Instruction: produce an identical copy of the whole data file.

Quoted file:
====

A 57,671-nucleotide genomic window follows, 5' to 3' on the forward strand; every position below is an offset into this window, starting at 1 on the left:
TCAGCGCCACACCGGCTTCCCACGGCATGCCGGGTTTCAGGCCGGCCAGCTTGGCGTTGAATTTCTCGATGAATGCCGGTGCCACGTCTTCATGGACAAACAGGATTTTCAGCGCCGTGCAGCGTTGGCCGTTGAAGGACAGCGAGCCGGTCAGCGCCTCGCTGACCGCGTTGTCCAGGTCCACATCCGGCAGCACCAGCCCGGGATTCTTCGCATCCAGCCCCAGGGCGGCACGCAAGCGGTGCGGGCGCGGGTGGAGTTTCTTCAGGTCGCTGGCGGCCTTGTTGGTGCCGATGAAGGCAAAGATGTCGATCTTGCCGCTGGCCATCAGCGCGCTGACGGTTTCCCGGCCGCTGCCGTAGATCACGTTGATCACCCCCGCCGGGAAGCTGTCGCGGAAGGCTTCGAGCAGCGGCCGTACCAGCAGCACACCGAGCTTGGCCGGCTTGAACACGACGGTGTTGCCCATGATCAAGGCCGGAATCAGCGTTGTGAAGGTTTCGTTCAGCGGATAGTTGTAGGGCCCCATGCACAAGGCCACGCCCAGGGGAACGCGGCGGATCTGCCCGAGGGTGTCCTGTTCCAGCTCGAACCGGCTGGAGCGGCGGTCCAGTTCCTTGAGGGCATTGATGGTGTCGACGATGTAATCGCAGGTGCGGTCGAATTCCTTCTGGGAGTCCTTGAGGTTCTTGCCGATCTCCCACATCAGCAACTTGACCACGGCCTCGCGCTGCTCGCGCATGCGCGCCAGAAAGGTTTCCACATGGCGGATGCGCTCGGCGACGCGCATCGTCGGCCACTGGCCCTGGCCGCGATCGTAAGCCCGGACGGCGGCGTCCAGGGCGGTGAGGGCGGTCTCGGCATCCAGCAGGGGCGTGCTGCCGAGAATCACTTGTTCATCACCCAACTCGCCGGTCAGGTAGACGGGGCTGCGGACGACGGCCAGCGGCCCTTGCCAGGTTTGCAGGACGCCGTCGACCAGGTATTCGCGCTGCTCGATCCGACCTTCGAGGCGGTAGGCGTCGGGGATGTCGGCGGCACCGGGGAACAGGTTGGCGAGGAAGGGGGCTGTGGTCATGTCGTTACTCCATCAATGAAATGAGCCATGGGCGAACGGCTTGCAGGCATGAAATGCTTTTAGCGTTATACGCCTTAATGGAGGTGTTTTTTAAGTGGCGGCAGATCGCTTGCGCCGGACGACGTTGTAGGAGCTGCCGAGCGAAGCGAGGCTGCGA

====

A 57,671-nucleotide genomic window follows, 5' to 3' on the forward strand; every position below is an offset into this window, starting at 1 on the left:
TCAGCGCCACACCGGCTTCCCACGGCATGCCGGGTTTCAGGCCGGCCAGCTTGGCGTTGAATTTCTCGATGAATGCCGGTGCCACGTCTTCATGGACAAACAGGATTTTCAGCGCCGTGCAGCGTTGGCCGTTGAAGGACAGCGAGCCGGTCAGCGCCTCGCTGACCGCGTTGTCCAGGTCCACATCCGGCAGCACCAGCCCGGGATTCTTCGCATCCAGCCCCAGGGCGGCACGCAAGCGGTGCGGGCGCGGGTGGAGTTTCTTCAGGTCGCTGGCGGCCTTGTTGGTGCCGATGAAGGCAAAGATGTCGATCTTGCCGCTGGCCATCAGCGCGCTGACGGTTTCCCGGCCGCTGCCGTAGATCACGTTGATCACCCCCGCCGGGAAGCTGTCGCGGAAGGCTTCGAGCAGCGGCCGTACCAGCAGCACACCGAGCTTGGCCGGCTTGAACACGACGGTGTTGCCCATGATCAAGGCCGGAATCAGCGTTGTGAAGGTTTCGTTCAGCGGATAGTTGTAGGGCCCCATGCACAAGGCCACGCCCAGGGGAACGCGGCGGATCTGCCCGAGGGTGTCCTGTTCCAGCTCGAACCGGCTGGAGCGGCGGTCCAGTTCCTTGAGGGCATTGATGGTGTCGACGATGTAATCGCAGGTGCGGTCGAATTCCTTCTGGGAGTCCTTGAGGTTCTTGCCGATCTCCCACATCAGCAACTTGACCACGGCCTCGCGCTGCTCGCGCATGCGCGCCAGAAAGGTTTCCACATGGCGGATGCGCTCGGCGACGCGCATCGTCGGCCACTGGCCCTGGCCGCGATCGTAAGCCCGGACGGCGGCGTCCAGGGCGGTGAGGGCGGTCTCGGCATCCAGCAGGGGCGTGCTGCCGAGAATCACTTGTTCATCACCCAACTCGCCGGTCAGGTAGACGGGGCTGCGGACGACGGCCAGCGGCCCTTGCCAGGTTTGCAGGACGCCGTCGACCAGGTATTCGCGCTGCTCGATCCGACCTTCGAGGCGGTAGGCGTCGGGGATGTCGGCGGCACCGGGGAACAGGTTGGCGAGGAAGGGGGCTGTGGTCATGTCGTTACTCCATCAATGAAATGAGCCATGGGCGAACGGCTTGCAGGCATGAAATGCTTTTAGCGTTATACGCCTTAATGGAGGTGTTTTTTAAGTGGCGGCAGATCGCTTGCGCCGGACGACGTTGTAGGAGCTGCCGAGCGAAGCGAGGCTGCGA